31 to 34: Phantasmal Image

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Phantasmal Image is our cheapest Rhino, being only two mana to Clone a Siege Rhino that's on the battlefield. While the drawback is that it's also our most fragile Siege Rhino (dying to literally anything that can target it thanks to its illusion text), the upside is that it offers our fastest way to assemble the devastating Rhino Tron. If we can play a literal Siege Rhino on Turn 3 (with the help of our non-Rhino mana dorks), we can untap the next turn and, with the help of Phantasmal Image and either Quasiduplicate or Cackling Counterpart, add two more Rhinos to the battlefield, giving us three Siege Rhinos (probably better know as Rhino Tron), which is oddly almost as unbeatable as actual Tron for a lot of Modern decks.

35 (or more): The Mimic

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Our 35th Siege Rhino can actually be an infinite number of Siege Rhinos, but we're just counting it as one: Progenitor Mimic. On level one, Progenitor Mimic is an expensive way to make a Siege Rhino, copying one for six mana. The upside is that once we have a Progenitor Mimic Siege Rhino on the battlefield, we get another Siege Rhino for free on each of our upkeeps! While six mana is a lot in a format like Modern, our few non-Rhinos help us ramp into Progenitor Mimic, and we can also tutor it up with Eladamri's Call when the situation is right.

Non-Rhinos

$ 0.00 $ 0.00 $ 0.00 $ 0.00 $ 0.00 $ 0.00

While playing a 100% Siege Rhino deck sounds fun, sadly, four mana is a lot in Modern. If our deck could only play a Siege Rhino on Turn 4 and start making more Rhinos on Turn 5, we'd be dead before our first Siege Rhino hit the battlefield in a lot of matchups. As such, our non-Rhino cards are in the deck for two reasons: they either speed up our Rhino plan (with Noble Hierarch or Birds of Paradise, we can play our first Siege Rhino on Turn 3) or to help keep us alive long enough to cast our first Rhino (with Path to Exile giving us a way to kill our opponent's early-game threats).

The Matchups

The matchups for 35 Rhinos are pretty simple: we crush fair decks (and also apparently Burn, thanks to Siege Rhino's incidental lifegain) but struggle with unfair decks, where playing a Siege Rhino on Turn 3 followed by two more on Turn 4 isn't all that good if our opponent can simply go infinite and kill us through Siege Rhino's lifegain. Tron is also pretty rough—while Rhino Tron is much more fun than traditional Tron, it apparently isn't quite good enough to beat traditional Tron with any regularity.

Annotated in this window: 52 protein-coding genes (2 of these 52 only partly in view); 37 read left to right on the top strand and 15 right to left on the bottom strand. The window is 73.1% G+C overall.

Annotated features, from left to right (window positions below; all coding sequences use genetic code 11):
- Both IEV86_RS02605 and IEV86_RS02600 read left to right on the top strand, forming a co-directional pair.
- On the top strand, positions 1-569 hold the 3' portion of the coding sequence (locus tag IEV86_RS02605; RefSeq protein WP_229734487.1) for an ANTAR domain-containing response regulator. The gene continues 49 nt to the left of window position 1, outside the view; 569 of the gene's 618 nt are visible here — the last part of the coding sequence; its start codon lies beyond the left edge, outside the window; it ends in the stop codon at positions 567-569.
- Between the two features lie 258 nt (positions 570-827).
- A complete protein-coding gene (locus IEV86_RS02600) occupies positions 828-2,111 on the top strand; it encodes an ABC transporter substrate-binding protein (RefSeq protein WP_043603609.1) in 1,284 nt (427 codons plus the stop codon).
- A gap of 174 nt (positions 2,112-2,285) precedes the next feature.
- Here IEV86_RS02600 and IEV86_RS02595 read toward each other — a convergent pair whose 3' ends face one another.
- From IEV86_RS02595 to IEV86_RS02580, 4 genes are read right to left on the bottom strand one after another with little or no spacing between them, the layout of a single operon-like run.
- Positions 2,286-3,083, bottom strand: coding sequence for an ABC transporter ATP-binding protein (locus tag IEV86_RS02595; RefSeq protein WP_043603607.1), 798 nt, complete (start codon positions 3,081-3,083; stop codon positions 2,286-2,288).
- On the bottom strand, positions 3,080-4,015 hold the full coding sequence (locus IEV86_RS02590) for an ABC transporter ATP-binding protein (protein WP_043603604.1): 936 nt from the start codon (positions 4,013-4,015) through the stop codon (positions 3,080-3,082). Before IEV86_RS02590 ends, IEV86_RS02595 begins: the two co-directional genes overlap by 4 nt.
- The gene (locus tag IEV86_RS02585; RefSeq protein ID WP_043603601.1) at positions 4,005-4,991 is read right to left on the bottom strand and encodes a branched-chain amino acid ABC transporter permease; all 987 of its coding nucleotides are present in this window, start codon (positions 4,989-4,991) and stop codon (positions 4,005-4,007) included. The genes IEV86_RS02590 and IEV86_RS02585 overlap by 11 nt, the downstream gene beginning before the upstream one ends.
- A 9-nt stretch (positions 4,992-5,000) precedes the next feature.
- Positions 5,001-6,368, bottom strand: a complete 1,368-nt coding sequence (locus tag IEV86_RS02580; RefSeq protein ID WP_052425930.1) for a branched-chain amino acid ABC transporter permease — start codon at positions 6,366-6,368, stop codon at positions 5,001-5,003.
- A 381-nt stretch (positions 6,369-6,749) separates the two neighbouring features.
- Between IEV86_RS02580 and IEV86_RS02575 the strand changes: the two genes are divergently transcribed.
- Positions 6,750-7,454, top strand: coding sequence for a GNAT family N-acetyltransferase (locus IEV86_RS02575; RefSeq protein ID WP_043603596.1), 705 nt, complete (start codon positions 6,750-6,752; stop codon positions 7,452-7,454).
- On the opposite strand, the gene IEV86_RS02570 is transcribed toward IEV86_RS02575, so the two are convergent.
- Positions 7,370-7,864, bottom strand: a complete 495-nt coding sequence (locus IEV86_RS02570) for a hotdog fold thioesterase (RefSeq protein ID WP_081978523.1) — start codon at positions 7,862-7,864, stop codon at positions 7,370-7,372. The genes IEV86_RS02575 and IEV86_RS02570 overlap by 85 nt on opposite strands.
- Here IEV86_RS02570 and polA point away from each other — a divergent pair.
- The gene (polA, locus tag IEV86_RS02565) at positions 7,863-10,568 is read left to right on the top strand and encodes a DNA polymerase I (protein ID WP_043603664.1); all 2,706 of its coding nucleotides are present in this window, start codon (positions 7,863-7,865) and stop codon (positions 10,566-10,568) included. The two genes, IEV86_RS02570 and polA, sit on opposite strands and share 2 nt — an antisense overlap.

The Odds

All in all, we played five matches with 35 Rhinos and won three, giving us a 60% match win percentage and making 35 Rhinos solidly above average for an Against the Odds deck. More importantly, we played a lot of Siege Rhinos. By my count, across our five matches, we played a massive 25 Rhinos, which is pretty impressive. Oddly, I'm pretty sure that our record with 35 Rhinos in Modern was exactly the same as 34 Rhinos in Standard, so apparently Siege Rhino really is a cross-format all-star (and it might deserve a second look in Modern now that Burn is so popular and the format has shifted to being somewhat more fair thanks to the Stoneforge Mystic unbanning).

Vote for Next Week's Deck

No poll this week. Next week, we'll kick of Throne of Eldraine season with a special episode. I can't tell you what it is, but there's one card from the set that seems designed to be an Against the Odds card. If you're a fan of the poll, don't worry; it will return next week and be overflowing with sweet new Throne of Eldraine cards!

Conclusion

Anyway, that's all for today. As always, leave your thoughts, ideas, opinions, and suggestions in the comments, and you can reach me on Twitter @SaffronOlive or at SaffronOlive@MTGGoldfish.com.